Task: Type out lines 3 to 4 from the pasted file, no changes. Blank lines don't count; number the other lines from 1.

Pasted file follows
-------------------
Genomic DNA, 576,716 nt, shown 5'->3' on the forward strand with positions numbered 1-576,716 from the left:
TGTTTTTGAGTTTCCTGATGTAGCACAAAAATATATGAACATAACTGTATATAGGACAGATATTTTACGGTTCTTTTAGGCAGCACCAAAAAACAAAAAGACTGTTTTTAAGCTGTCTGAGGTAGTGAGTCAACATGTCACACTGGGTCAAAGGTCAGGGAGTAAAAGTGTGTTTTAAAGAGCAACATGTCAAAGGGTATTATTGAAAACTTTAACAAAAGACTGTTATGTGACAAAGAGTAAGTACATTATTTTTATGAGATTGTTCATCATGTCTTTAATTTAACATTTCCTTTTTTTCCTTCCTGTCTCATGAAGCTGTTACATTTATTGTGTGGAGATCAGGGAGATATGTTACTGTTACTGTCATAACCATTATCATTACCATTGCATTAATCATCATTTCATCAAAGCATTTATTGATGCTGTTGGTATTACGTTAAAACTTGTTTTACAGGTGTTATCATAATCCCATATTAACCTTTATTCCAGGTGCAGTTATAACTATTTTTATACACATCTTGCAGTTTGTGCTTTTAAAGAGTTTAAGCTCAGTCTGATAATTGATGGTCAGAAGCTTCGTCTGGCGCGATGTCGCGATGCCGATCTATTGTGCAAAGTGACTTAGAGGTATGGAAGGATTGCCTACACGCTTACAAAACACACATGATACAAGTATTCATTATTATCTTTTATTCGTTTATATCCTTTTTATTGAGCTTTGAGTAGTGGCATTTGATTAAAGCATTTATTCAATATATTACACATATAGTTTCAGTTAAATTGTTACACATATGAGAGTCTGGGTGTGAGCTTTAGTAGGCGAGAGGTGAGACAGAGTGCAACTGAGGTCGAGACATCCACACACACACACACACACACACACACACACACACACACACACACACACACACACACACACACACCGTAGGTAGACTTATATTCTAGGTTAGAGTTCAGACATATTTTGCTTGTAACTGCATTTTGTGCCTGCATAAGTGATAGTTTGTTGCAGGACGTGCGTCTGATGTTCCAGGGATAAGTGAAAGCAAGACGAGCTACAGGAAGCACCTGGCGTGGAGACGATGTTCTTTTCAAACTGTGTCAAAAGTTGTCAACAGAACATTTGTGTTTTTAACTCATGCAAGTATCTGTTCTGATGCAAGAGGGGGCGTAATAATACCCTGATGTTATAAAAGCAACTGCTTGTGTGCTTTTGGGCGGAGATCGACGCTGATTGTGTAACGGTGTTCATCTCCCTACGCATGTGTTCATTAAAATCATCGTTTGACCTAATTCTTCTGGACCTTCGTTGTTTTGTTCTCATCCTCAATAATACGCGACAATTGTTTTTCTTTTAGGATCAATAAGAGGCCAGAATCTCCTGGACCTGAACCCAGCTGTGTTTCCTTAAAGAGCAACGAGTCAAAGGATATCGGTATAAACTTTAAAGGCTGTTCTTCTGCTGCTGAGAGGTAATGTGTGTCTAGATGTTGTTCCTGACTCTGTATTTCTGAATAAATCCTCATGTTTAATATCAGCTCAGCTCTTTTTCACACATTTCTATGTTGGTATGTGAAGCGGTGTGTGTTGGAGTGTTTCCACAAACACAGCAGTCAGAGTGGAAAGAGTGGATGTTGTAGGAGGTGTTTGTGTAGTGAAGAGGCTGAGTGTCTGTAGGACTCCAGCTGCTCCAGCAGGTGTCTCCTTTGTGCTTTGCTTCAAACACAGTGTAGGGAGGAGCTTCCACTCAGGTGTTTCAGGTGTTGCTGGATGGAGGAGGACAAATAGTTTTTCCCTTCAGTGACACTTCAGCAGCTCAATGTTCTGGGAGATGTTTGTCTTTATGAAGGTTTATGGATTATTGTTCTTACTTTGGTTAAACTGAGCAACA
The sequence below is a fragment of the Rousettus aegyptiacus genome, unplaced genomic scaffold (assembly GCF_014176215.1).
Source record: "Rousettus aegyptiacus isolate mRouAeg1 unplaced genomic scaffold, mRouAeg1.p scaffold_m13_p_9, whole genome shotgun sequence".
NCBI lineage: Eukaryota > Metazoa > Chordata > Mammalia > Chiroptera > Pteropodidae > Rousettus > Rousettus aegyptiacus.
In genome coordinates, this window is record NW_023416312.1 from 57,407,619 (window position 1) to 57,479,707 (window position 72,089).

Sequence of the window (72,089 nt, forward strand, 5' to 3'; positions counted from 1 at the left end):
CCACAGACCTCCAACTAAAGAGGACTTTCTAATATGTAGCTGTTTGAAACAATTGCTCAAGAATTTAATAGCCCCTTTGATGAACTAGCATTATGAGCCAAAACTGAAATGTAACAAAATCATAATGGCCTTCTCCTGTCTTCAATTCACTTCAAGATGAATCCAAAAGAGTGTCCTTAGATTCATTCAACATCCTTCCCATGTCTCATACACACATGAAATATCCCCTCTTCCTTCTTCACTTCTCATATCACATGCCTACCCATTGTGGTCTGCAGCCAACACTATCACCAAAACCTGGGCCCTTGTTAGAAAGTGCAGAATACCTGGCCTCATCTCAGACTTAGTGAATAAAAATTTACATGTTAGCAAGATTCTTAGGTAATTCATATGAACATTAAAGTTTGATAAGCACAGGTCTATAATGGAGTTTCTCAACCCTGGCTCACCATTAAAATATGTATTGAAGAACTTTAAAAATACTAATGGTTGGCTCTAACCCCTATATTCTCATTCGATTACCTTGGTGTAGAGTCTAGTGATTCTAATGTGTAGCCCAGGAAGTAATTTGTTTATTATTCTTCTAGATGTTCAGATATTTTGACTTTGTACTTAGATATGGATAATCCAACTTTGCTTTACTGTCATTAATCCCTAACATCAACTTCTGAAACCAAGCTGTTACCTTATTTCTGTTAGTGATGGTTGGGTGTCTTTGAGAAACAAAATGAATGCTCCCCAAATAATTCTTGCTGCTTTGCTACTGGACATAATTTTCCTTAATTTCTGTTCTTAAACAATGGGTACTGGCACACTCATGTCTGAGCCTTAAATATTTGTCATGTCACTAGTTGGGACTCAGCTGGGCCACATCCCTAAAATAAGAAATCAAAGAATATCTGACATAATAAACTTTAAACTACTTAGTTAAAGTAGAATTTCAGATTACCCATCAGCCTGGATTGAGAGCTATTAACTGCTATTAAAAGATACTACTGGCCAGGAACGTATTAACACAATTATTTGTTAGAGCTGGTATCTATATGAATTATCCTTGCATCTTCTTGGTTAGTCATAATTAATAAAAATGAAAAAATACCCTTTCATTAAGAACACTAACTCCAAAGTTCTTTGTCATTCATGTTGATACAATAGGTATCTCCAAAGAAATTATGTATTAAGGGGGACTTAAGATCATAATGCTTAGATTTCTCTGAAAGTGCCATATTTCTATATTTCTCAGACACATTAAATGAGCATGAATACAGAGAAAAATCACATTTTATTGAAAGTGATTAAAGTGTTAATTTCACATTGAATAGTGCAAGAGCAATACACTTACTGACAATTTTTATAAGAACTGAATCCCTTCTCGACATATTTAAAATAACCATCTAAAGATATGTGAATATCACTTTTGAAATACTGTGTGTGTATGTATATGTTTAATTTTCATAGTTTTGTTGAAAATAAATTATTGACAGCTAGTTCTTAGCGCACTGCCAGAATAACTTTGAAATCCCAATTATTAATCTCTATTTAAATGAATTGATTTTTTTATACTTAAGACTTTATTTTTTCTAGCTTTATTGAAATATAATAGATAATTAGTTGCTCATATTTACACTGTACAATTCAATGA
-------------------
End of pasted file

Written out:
The sequence below is a fragment of the Rousettus aegyptiacus genome, unplaced genomic scaffold (assembly GCF_014176215.1).
Source record: "Rousettus aegyptiacus isolate mRouAeg1 unplaced genomic scaffold, mRouAeg1.p scaffold_m13_p_9, whole genome shotgun sequence".